A Retrospective and a Look Forward: Cynthia Weese, FAIA, Lifetime Achievement Award Recipient in Conversation with Emily Ray, AIA, Dubin Family Young Architect Award Recipient


Cynthia Weese and Emily Ray, Chicago Architect

In 1974, two major architectural exhibitions premiered at museums in Chicago. But Cynthia Weese, FAIA, noticed there was something missing. These exhibits, which showcased some of the best work in the city, featured no work from female architects. When Weese brought it up to a friend, he told her, dismissively, to “show me any woman’s work that deserves to be in them.”

Weese took it as a challenge. In 1978, she co-organized “Chicago WomenArchitects: Contemporary Directions,” the first exhibition of its kind, featuring the work of architects like Margaret Zirkel Young, AIA (RiverPlaza), and Carol Ross Barney, FAIA (University of Chicago Fieldhouse). At the time, women accounted for less than 2 percent of AIA Chicago membership. Due in no small part to the contributions of architects like Weese, this figure that has since risen to 32 percent. Women represented in AIA Chicago’s student members are closer to 50 percent — similar to the demographics of the city’s schools of architecture.

Early-career architect Emily Ray, AIA, is a testament to this growth and ispushing boundaries in her own right. In early 2019, Ray was one of several original founding members of AIA Chicago’s LGBTQIA+ Alliance, the first such AIA group in the country and now replicated or in development in a dozen other AIA chapters.

As a queer woman, she felt that the nature of “professionalism” often excluded people of marginalized identities, “[creating] two personas — the person I am at home and the person I am at the office.”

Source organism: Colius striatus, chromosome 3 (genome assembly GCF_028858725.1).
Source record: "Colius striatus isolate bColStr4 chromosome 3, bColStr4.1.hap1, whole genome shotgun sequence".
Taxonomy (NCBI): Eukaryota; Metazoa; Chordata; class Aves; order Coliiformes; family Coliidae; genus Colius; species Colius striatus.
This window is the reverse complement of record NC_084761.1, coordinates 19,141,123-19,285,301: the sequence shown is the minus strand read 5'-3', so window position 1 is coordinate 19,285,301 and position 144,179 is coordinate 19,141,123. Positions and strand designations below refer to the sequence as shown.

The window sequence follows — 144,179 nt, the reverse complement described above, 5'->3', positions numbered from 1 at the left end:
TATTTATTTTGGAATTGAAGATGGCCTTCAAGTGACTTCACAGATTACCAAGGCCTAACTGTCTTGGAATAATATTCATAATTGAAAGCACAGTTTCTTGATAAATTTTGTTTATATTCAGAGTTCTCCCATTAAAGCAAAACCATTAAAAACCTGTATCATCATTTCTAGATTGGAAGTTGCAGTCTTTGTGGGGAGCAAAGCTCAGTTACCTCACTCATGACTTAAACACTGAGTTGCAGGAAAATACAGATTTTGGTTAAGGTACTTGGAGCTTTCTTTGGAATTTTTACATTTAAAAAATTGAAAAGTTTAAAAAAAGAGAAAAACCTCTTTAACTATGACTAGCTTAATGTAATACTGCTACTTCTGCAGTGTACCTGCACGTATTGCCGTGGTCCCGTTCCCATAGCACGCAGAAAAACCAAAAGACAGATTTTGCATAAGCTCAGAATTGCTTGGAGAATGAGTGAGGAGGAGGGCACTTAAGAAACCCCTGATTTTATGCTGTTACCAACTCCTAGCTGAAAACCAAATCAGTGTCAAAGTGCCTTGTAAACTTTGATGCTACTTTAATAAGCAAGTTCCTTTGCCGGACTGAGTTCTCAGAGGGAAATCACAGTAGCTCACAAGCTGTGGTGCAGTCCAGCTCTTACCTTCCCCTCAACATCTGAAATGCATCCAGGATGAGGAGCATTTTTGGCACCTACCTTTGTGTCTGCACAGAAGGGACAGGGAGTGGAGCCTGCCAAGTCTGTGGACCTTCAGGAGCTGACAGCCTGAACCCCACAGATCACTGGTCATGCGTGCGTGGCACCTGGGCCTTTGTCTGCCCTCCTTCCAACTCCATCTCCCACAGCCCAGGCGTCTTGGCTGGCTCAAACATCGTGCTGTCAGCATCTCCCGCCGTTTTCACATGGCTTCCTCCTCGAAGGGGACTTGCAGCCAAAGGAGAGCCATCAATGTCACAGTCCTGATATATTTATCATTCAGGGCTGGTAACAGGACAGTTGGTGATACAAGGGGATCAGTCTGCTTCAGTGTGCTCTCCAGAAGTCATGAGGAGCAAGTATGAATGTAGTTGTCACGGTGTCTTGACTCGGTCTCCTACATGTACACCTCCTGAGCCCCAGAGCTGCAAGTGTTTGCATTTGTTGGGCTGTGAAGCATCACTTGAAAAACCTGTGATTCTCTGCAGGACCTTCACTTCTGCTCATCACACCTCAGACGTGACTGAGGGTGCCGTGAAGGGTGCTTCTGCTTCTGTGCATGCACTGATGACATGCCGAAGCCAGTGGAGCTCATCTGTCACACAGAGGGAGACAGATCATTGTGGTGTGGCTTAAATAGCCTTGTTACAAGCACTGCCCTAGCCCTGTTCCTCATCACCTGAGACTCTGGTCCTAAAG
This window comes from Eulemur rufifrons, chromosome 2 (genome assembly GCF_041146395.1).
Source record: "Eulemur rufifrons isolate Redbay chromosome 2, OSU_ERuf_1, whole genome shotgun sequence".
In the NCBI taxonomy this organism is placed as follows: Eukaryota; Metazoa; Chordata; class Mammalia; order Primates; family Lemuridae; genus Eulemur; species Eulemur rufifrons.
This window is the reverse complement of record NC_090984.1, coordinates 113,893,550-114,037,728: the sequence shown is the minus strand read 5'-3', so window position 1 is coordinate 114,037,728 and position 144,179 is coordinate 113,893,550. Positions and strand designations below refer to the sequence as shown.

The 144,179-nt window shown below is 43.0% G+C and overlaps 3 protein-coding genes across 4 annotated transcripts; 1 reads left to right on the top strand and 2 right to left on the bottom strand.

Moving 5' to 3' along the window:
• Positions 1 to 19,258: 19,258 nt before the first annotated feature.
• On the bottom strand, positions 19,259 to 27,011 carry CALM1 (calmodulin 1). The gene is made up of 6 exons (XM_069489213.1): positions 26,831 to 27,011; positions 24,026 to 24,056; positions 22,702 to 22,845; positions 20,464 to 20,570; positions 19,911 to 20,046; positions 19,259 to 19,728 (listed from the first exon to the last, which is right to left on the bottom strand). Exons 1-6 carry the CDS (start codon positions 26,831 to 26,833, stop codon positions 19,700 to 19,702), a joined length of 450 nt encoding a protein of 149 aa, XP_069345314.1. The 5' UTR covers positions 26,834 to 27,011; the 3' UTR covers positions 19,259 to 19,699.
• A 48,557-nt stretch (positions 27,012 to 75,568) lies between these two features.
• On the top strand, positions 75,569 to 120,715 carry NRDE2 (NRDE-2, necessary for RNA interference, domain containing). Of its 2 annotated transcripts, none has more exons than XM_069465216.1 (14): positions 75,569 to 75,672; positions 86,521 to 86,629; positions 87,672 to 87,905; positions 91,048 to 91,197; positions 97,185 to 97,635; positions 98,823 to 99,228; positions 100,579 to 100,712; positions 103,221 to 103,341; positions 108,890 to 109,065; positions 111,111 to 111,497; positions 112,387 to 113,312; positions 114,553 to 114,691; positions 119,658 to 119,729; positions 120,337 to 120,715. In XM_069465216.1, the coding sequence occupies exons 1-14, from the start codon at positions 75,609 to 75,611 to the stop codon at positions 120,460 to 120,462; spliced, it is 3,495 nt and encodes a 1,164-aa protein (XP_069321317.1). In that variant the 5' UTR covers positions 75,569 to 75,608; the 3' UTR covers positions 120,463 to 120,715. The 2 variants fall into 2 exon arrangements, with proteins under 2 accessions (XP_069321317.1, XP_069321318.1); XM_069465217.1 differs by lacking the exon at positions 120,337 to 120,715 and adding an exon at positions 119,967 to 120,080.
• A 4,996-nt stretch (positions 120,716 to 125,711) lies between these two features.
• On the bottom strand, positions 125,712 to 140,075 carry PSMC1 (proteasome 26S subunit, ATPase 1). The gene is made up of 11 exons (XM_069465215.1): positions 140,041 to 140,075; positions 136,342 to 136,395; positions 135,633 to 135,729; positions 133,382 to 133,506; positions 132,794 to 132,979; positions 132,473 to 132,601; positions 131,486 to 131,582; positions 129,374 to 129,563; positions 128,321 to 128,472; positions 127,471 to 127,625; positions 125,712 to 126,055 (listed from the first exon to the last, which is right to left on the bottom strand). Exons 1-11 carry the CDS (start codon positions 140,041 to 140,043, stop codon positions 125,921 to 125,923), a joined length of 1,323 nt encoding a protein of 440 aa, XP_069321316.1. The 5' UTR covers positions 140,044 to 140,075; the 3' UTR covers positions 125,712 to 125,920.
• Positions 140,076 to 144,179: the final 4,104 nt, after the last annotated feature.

“Unless I tell them, no one has to know I’m engaged to a woman,” Ray said. “So, it’s easy to become susceptible to the idea that we suppress that part of ourselves to conform to the mainstream. But it always comes up. Someone inevitably asks about your home life or a personal question— and you face the dilemma of whether or not to come out to this person. It may not always be an easy decision, for example, on a contractor’s job site.”

AIA Chicago and the AIA Chicago Foundation recently honored both architects with awards celebrating their leadership and architectural practice. Weese, principal of Weese Langley Weese Architects, is the winner of the 2023 Lifetime Achievement Award, AIA Chicago’s highest individual honor, in recognition of her more than 50 years of leadership, design, and teaching experience. Ray, project architect at Wheeler Kearns Architects (WKA), is the recipient of the 2024 Dubin Family Young Architect Award, awarded by the AIA Chicago Foundation.

Cynthia Weese knew from the age of 14 that she wanted to design buildings. She was most inspired by Eliel Saarinen’s Art Center in Des Moines, Iowa; Frank Lloyd Wright’s Johnson Wax Research Tower in Racine, Wisconsin; and her grandmother’s craftsman-style home built by her grandfather in Des Moines.

“You have somewhat naïve reasons at the beginning [for wanting to become an architect], but the image of thosethree buildings still is a powerful one with me,” Weese said.

She remembers, as a child, watching the Saarinen-designed building as it was being constructed. One day, she decided to take a closer look. “[Tromping] through all the construction mud,” with her grandmother following dutifully, they entered the back courtyard, which contained a sculpture by Carl Milles. Once the building was completed, she was finally able to peek inside, which she said felt like going to a different country. “The light was so lovely coming in through the big windows. And the sound was different. It was a really peaceful, serene environment —wonderfully Scandinavian.”

Weese graduated from Washington University in St. Louis in 1965 with dual bachelor’s degrees in architectural sciences and architecture — an educational experience she found transformative. She met her husband, Ben Weese, FAIA — brother of the late architect Harry Weese, FAIA —when he was a visiting faculty member. She moved to Chicago to join him, beginning her career in independent practice.
“In the late ’70s, the women I knew who were practicing with their husbands were managing the office and making everything smooth sothe great man could do his work,” Weese said. “And I wasn’t going to do that. I thought it was very important to be identified as a distinct, separate person, not just [as] Ben’s wife who helps him a lot. It was several years before we worked on anything together.”